The winter didn't offer much of a sports calendar in the Twin Cities before World War II. Boxing cards were huge news. There were sizable headlines for occasional speed skating and ski jumping events. Successful high school teams in Minneapolis and St. Paul received considerable coverage.
There was also an opportunity for a winning team at a small college to develop a fan base well beyond its students and alumnus. By the winter of 1936-37, Hamline basketball had become one of those teams.
Joe Hutton had been hired in the fall of 1930. The Pipers started winning MIAC titles in 1932 and soon the "Old Gym" in the middle of campus was inadequate for basketball games and the Hamline athletic program in total.
The school and donors committed $100,000 for the construction of an arena. It was named in honor of Matthew Norton, a former chairman of Hamline's board of trustees and a donor to the school.
The inaugural game was scheduled for Jan. 4, 1937, with a West Coast power, the Stanford Indians (now Cardinal), as the opponent.
College basketball was a disorganized entity in 1937. The first national tournament would be held later that year, an eight-team event in Kansas City organized by the newly formed National Association of Intercollegiate Basketball (later NAIA).
The National Invitation Tournament in New York would begin in 1938. The first NCAA tournament was held in 1939. It would be 1957 before the NCAA would have tournaments for both the "University Division" and "College Division."
Bottom line: It was not shocking coach John Bunn would have Stanford stop in St. Paul to inaugurate a new arena for Hamline and Bunn's fellow promoter of basketball, Joe Hutton.
Stanford had played Long Island University before a crowd of 17,000 in Madison Square Garden on Dec. 30. The Indians then would stop in Buffalo (Canisius), Cleveland (Western Reserve), St. Paul and Bozeman (Montana State) over the next week before returning home to play in the Pacific Coast Conference.
That conference had started playing with a radical new rule: There was no center jump after a made basket.
As an enticement to attract Stanford, Hutton agreed to play the first half without that center jump. The Minneapolis newspapers gave as much attention to this novel twist in the buildup to the game as it did the opening of Norton Fieldhouse.
There was a second bit of radicalism to be seen from Stanford:
Hank Luisetti, the 6-foot-2 star, had started shooting one-handed shots with his feet leaving the court. The accounts refer to it as a "running" shot, although Luisetti gets credit by many for starting the jump shot.
Luisetti scored 16 points to lead Stanford to a 58-26 thumping of Hamline on opening night.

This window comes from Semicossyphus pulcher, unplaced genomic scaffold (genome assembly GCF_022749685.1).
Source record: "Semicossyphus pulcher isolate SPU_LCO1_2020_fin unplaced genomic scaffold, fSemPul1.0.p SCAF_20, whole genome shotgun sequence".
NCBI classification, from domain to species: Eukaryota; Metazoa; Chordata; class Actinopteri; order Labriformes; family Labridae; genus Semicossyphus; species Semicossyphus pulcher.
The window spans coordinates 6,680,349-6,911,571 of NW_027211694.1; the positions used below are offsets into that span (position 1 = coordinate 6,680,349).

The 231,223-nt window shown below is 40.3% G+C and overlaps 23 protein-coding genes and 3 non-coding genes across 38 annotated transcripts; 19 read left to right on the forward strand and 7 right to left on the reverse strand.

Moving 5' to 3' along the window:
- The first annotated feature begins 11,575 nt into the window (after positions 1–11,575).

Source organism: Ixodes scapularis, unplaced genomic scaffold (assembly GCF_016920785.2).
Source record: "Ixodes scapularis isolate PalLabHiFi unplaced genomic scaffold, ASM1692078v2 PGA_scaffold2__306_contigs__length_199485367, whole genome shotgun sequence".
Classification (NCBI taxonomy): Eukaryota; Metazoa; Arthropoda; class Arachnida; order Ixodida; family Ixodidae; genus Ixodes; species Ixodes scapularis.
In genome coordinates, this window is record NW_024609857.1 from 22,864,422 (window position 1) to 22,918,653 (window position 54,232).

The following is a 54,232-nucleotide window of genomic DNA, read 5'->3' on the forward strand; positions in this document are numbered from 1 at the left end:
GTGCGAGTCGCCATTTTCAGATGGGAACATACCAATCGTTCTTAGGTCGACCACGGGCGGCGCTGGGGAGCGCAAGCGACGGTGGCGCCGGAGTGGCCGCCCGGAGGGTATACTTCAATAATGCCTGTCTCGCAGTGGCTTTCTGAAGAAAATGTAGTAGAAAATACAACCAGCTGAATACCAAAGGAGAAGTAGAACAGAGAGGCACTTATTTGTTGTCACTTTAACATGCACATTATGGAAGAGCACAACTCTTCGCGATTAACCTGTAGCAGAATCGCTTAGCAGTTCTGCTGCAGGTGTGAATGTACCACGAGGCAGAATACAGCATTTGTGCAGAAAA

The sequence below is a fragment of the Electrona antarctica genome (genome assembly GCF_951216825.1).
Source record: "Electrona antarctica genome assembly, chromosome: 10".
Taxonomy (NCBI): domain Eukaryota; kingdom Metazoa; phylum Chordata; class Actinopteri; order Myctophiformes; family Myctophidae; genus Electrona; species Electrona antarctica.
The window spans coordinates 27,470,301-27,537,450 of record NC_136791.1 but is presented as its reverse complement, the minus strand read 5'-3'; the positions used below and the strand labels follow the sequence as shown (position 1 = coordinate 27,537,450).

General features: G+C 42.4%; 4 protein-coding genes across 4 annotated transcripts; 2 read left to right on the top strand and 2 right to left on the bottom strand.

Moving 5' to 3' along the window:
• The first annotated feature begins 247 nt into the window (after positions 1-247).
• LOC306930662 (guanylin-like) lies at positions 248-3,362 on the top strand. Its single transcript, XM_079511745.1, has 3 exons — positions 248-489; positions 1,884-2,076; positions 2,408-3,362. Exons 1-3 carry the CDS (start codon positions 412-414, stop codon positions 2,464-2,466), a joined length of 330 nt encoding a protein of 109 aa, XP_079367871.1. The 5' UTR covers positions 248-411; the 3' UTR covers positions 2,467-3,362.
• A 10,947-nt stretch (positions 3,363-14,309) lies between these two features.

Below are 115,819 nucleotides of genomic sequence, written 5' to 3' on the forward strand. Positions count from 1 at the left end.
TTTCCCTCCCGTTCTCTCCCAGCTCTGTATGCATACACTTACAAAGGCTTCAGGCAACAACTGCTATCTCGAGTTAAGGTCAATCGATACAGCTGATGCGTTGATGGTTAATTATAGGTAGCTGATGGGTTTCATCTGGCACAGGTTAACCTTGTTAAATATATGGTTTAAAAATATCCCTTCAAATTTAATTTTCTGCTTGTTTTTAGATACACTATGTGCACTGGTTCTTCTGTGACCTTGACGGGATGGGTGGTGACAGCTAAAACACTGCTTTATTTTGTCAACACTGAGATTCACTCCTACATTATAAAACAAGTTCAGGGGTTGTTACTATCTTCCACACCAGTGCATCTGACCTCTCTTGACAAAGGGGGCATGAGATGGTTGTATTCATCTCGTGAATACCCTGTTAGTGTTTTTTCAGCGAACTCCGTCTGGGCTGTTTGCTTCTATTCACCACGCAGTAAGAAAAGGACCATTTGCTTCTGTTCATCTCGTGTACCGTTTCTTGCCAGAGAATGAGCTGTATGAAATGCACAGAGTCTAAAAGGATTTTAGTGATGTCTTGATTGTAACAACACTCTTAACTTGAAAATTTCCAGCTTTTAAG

Hamline was already a MIAC power, but the best days of the Hutton era still were ahead. The Pipers were champions of 32-team NAIA tournaments in 1942, '49 and '51, in a time when many schools not considered for the limited field of the NCAA chose to play in the NAIA: Louisville, Arizona State, Indiana State, etc.
Through the '40s into the '50s, Hutton was as likely to get an outstanding in-state recruit as was Minnesota. Gophers coach Ozzie Cowles had no interest in a nonconference game with Hamline, even though it would have filled Williams Arena.
"Ozzie and my dad knew each other from Carleton," said Tommy Hutton, Joe's youngest and only surviving child. "Legend has it, the teams scrimmaged once, and word spread that Hamline got the best of it. That killed any chance of the Gophers playing the Pipers."
Another legend is that Bill (Boots) Simonovich, the 6-10 star of Gilbert's 1951 state champions, looked at the Hamline roster, didn't see how he was going to start and went to Minnesota.
The Stanford outfit that crunched Hamline would be named as the Helms Foundation's 1937 national champions. That was it for big-school college basketball at the time.
The crusading by Bunn and Stanford helped to eliminate the center jump after made baskets for the 1937-38 season. And Norton Fieldhouse has proved a durable and history-filled location for Hamline athletics.
Originally, the floor was elevated in the style of Williams Arena. There was a horseshoe cinder track that ran under hollowed bleachers on both sides of the court.
There were also squash courts … and a couple of small living areas upstairs (now athletic offices), where stars such as Vern Mikkelsen and Bob Leviscka are alleged to have resided.
There were balconies added to accompany the Pipers' overflowing crowds in the '40s. There was an $800,000 remodeling in 1967. It was named Hutton Arena in honor of Joe in 1986.
Hutton Arena does remain a wonderful basketball antique, and last Wednesday, its 80th anniversary was celebrated with the Pipers taking on St. Olaf.
As was the case for the first half on Jan. 4, 1937, there was no center jump after made baskets, and Hamline's Zach Smith put in one of those modern, fancy dan jump shots from 15 feet with 1.8 seconds left to give the Pipers a glorious 60-58 victory.